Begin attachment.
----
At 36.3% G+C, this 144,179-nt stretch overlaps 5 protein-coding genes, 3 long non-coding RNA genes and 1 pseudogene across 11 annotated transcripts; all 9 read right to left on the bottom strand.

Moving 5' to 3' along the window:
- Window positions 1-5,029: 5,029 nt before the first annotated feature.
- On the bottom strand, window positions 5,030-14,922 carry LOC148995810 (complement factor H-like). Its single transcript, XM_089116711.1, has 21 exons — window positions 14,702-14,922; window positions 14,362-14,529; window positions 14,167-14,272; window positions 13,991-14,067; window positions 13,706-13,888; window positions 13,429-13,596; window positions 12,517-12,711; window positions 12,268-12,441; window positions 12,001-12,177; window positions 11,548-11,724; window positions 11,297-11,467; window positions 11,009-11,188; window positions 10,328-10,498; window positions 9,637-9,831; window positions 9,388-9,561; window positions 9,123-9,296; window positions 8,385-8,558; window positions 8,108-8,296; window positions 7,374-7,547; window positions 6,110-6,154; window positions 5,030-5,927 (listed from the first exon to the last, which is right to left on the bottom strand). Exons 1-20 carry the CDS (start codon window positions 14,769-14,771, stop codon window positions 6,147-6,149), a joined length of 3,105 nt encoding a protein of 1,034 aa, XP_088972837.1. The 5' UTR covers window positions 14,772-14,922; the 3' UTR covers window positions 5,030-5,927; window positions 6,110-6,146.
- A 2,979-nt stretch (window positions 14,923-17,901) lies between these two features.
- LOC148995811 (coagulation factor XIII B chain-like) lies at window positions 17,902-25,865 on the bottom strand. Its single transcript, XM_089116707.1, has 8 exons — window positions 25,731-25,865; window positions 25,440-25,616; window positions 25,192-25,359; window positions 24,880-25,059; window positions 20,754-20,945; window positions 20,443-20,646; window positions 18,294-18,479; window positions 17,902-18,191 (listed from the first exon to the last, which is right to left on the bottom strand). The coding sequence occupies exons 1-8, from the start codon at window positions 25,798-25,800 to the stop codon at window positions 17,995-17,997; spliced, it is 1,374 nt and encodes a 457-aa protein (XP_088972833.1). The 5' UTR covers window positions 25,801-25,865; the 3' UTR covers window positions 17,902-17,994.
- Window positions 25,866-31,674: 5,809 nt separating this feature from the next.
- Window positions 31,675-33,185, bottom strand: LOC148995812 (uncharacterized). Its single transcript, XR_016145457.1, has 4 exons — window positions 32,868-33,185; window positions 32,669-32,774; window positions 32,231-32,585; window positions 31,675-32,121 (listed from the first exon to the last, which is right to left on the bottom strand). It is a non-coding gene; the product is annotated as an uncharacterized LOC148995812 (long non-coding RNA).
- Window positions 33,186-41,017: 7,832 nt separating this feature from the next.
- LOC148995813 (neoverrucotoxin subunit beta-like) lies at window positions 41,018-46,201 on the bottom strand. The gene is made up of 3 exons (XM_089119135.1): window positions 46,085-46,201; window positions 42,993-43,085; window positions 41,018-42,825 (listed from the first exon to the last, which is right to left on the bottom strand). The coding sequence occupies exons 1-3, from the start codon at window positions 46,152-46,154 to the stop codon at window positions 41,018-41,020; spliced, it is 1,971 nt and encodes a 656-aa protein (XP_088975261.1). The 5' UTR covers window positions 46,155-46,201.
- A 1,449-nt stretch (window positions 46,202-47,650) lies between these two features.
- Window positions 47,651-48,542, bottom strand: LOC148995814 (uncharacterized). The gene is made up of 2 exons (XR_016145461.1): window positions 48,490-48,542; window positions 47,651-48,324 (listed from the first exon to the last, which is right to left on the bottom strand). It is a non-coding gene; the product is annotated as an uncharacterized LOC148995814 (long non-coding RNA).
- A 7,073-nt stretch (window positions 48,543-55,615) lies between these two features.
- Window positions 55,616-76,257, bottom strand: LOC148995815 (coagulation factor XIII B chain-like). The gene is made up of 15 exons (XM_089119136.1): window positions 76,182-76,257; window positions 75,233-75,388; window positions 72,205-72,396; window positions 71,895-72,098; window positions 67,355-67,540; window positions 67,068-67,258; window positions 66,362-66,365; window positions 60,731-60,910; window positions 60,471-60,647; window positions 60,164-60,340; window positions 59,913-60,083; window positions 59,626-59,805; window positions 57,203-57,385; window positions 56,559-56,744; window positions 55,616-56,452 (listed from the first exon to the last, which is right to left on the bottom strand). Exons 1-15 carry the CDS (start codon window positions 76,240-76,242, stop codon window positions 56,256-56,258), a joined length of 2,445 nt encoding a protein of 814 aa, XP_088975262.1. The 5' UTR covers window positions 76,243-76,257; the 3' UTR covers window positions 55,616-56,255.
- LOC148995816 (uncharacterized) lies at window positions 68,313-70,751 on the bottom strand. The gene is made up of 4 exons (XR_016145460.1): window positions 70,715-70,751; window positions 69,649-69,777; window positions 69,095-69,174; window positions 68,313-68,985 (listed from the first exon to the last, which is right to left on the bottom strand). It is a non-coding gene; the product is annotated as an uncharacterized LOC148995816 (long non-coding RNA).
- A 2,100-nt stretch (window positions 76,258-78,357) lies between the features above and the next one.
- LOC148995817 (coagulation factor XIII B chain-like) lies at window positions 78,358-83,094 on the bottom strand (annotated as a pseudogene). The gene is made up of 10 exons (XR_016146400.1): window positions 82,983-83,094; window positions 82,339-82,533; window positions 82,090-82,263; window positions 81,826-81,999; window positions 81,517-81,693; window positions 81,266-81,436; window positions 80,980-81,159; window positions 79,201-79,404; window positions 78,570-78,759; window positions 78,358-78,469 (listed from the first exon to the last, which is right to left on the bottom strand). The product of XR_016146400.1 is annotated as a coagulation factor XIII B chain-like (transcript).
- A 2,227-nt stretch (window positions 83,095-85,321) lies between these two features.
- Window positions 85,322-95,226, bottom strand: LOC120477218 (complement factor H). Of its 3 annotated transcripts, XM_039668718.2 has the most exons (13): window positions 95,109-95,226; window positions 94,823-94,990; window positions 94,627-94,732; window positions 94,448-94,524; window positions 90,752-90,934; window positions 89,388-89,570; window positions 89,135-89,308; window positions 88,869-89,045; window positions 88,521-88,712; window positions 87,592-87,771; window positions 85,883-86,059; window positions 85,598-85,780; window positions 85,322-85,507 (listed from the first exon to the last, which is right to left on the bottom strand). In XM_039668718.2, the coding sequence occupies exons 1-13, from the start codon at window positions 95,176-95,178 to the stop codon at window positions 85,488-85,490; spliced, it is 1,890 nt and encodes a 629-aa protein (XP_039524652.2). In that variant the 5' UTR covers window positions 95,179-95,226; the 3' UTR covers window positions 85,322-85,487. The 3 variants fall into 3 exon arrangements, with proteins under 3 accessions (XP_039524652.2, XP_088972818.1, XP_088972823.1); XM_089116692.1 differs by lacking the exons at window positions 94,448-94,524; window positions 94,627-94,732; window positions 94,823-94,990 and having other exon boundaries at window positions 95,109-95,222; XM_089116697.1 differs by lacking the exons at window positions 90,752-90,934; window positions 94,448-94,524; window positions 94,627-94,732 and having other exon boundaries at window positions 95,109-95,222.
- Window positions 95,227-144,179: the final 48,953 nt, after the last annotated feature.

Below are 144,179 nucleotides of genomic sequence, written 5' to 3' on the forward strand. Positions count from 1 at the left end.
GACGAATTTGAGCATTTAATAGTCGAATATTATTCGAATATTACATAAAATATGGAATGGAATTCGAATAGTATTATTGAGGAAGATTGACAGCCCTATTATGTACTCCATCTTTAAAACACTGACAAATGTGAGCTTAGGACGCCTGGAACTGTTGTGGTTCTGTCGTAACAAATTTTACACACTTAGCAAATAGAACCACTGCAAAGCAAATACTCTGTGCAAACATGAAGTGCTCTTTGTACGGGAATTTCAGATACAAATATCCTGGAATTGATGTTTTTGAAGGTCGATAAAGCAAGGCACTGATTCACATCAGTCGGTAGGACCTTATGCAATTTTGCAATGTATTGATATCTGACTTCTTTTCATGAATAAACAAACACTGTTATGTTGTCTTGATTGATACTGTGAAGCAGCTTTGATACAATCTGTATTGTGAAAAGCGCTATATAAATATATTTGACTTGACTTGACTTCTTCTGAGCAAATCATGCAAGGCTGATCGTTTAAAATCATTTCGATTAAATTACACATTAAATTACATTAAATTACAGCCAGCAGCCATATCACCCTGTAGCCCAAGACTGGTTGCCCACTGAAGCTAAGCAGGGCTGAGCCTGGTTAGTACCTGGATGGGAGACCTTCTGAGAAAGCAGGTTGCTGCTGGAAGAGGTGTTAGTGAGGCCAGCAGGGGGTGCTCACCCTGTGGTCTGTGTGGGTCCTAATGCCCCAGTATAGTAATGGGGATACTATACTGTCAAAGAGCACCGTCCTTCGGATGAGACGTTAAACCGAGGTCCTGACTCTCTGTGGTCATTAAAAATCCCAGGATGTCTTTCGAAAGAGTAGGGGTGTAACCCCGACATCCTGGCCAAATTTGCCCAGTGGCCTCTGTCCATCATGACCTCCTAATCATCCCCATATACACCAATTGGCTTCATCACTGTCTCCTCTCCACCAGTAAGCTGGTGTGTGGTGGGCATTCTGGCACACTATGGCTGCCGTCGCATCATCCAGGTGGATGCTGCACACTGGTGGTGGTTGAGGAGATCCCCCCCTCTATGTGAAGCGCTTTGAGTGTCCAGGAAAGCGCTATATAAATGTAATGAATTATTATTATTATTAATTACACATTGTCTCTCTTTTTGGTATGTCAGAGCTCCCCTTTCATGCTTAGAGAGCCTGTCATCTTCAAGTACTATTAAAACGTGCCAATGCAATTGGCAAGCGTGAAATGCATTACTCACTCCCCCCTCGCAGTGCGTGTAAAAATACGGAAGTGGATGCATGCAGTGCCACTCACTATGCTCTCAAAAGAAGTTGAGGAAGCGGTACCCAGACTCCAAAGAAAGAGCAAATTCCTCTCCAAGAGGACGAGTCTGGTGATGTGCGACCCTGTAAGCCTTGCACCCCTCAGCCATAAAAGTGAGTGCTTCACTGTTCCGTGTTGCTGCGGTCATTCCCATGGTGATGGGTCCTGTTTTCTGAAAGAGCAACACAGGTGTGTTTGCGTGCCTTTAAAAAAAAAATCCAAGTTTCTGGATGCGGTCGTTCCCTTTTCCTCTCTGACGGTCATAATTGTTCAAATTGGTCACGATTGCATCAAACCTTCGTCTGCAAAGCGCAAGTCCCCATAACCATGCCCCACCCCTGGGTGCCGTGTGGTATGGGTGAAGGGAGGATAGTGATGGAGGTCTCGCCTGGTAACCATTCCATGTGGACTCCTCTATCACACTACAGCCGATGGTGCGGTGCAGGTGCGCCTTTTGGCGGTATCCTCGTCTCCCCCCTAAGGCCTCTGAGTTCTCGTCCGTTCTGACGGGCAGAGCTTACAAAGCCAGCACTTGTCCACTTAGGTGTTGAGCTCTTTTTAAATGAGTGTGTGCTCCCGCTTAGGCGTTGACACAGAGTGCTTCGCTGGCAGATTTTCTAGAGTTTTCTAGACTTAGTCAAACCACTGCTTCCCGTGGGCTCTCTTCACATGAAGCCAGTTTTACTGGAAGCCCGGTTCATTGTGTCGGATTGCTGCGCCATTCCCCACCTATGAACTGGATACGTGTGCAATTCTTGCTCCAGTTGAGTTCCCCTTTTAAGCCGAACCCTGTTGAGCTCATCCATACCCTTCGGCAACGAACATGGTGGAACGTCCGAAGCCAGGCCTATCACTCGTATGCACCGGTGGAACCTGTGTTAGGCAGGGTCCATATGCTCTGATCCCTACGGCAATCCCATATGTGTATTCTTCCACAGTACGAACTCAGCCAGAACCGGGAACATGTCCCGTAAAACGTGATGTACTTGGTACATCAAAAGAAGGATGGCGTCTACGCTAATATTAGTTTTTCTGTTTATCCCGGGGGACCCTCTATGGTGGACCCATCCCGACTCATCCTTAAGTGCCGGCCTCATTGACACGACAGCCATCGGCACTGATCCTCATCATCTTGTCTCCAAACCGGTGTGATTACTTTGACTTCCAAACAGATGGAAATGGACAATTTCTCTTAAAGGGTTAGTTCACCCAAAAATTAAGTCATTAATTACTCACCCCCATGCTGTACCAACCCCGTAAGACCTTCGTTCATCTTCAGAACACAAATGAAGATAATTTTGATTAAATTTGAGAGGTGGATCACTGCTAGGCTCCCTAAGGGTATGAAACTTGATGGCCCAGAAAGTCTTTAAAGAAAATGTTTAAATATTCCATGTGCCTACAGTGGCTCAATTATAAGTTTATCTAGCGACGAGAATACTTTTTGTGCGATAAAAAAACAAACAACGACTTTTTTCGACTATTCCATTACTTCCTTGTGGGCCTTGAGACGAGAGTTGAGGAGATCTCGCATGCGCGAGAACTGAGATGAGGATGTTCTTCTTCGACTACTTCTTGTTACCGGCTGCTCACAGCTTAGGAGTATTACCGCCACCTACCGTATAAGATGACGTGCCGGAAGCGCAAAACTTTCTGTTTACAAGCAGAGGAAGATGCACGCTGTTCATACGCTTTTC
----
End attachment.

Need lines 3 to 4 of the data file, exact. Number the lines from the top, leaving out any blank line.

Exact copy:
- Window positions 1-5,029: 5,029 nt before the first annotated feature.
- On the bottom strand, window positions 5,030-14,922 carry LOC148995810 (complement factor H-like). Its single transcript, XM_089116711.1, has 21 exons — window positions 14,702-14,922; window positions 14,362-14,529; window positions 14,167-14,272; window positions 13,991-14,067; window positions 13,706-13,888; window positions 13,429-13,596; window positions 12,517-12,711; window positions 12,268-12,441; window positions 12,001-12,177; window positions 11,548-11,724; window positions 11,297-11,467; window positions 11,009-11,188; window positions 10,328-10,498; window positions 9,637-9,831; window positions 9,388-9,561; window positions 9,123-9,296; window positions 8,385-8,558; window positions 8,108-8,296; window positions 7,374-7,547; window positions 6,110-6,154; window positions 5,030-5,927 (listed from the first exon to the last, which is right to left on the bottom strand). Exons 1-20 carry the CDS (start codon window positions 14,769-14,771, stop codon window positions 6,147-6,149), a joined length of 3,105 nt encoding a protein of 1,034 aa, XP_088972837.1. The 5' UTR covers window positions 14,772-14,922; the 3' UTR covers window positions 5,030-5,927; window positions 6,110-6,146.